Gun Shot Residue, or simply GSR, is a means of testing for the presence of certain materials on the hands and clothing of a subject in hopes of determining that this individual may have discharged a firearm. The concept is an old one and dates back many years. Advances in testing technology make this examination much more specific than it was some 30-40 years ago.
The Chemistry of Gunpowder
Most historians agree that the ancient Chinese discovered what we refer to as gunpowder. During the 9th century Taoist monks (alchemists) searching for an elixir of immortality accidentally stumbled upon the basic formula for black powder—a mixture of saltpeter (potassium nitrate), charcoal and sulfur. Later versions of gunpowder contain these same basic ingredients, but the overall chemistry evolved to include modifications that produced“smokeless gunpowder,” Cordite, which eliminated the sulfur. Other advances added materials such as nitrocellulose (guncotton) and glycerol trinitrate (nitroglycerine).
Gunpowder—regardless of the formulation—has one specific purpose: the creation of oxides of carbon; in particular, carbon dioxide. The rapid creation of this gas is the propelling force that pushes a projectile (bullet) down through the barrel and on toward its intended target.
What is GSR?
Gunshot residue contains burned particles (potassium nitrite) and some unburned particles (potassium nitrate), and for decades criminal investigators collected these particles by applying melted paraffin wax to a subject’s hands. Upon removal of the wax cast, a reagent containing diphenylamine and sulfuric acid was applied to the cast. The development of blue specks was indicative of the presence of nitrates.
But in the 1970s the courts took the position that the presence of nitrates in the environment was a common occurrence, and the dermal nitrate test was no longer a valid means to determine that the subject had fired a gun.
When a gun is fired, the gunshot residue particles - small particles produced during the gunpowder explosions - are emitted from the back of the weapon and the muzzle. These particles fly onto the skin and clothing of the person holding the gun. They contain elements that result from the propellant and primer decomposing, as well as from the bullet (which normally contains a large amount of lead), bullet coating or jacket, cartridge components, and previous residues in the barrel. Characteristic elements include antimony (Sb), lead (Pb), barium (Ba) and, for special types of ammunition, titanium (Ti), and Zinc (Zn). These cannot be completely removed by normal washing or cleaning, and samples of the particles can be taken from suspects with adhesive collection devices for further investigation.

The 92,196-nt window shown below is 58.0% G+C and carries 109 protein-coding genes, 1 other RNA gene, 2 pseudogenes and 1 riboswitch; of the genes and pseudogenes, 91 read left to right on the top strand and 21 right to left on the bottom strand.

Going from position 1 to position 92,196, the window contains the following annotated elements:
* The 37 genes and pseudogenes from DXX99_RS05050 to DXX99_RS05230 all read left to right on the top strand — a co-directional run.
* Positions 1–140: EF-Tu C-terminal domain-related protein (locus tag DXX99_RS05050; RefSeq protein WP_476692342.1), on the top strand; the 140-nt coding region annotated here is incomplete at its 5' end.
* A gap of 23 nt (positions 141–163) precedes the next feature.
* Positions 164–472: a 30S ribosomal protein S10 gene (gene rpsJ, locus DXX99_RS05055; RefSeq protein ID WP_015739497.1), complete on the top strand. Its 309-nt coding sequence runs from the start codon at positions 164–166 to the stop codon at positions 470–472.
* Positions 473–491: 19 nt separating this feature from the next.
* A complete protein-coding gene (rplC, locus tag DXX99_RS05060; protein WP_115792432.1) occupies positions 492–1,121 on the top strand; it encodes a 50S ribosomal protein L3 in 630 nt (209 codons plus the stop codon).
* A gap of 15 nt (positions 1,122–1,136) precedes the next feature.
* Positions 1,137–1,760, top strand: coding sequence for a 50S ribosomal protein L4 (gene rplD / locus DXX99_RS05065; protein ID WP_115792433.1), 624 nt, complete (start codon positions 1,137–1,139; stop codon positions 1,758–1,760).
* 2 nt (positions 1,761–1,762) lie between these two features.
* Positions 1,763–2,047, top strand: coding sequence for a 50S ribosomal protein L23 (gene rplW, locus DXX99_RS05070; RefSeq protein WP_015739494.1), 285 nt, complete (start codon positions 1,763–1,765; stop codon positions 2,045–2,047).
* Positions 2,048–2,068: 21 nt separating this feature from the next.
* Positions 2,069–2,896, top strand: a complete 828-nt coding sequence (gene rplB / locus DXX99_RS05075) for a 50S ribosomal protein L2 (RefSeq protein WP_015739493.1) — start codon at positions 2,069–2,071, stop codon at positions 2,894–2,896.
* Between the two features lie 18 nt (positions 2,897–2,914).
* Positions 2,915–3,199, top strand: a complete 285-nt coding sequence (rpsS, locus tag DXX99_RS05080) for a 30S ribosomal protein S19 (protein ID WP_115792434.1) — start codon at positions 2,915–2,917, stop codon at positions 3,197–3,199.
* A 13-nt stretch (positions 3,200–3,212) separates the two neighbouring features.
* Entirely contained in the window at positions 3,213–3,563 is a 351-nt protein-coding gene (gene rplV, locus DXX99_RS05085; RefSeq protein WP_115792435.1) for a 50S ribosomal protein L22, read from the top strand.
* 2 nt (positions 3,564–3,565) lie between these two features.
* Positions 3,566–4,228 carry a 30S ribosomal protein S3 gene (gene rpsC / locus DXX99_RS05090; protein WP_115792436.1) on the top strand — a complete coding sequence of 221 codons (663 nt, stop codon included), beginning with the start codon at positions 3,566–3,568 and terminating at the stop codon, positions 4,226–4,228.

More than 30 years ago scientists working in crime laboratories developed a different means of analyzing gunpowder residue. They turned to the components of the primers in most U.S.-made ammunition. The key ingredients sought were barium, antimony and lead. After the investigator swabbed the hands of the subject using a 5% solution of nitric acid, these swabs were submitted to the crime lab to be subjected to Atomic Absorption Analysis.
As the science improved a new, more reliable test method evolved: Scanning Electron Microscopy (SEM). Test samples for SEM are collected using contaminant-free adhesive tabs. The apparatus used in this test allows the examiner to actually see the microscopic samples collected, as well as gaining an analysis of the particles present.
“We have met the enemy and he is us.” Pogo
Cross contamination happens when GSR is introduced from a source other than the accused person firing a gun.
If the lab technicians find GSR, it can come from anywhere. Police take the view that if you haven’t just left the firing range, you fired the murder weapon. This argument holds great weight if you live in a society where guns are rare, such as Singapore or Japan. If you live in other places in the world, including the United States, that argument means nothing.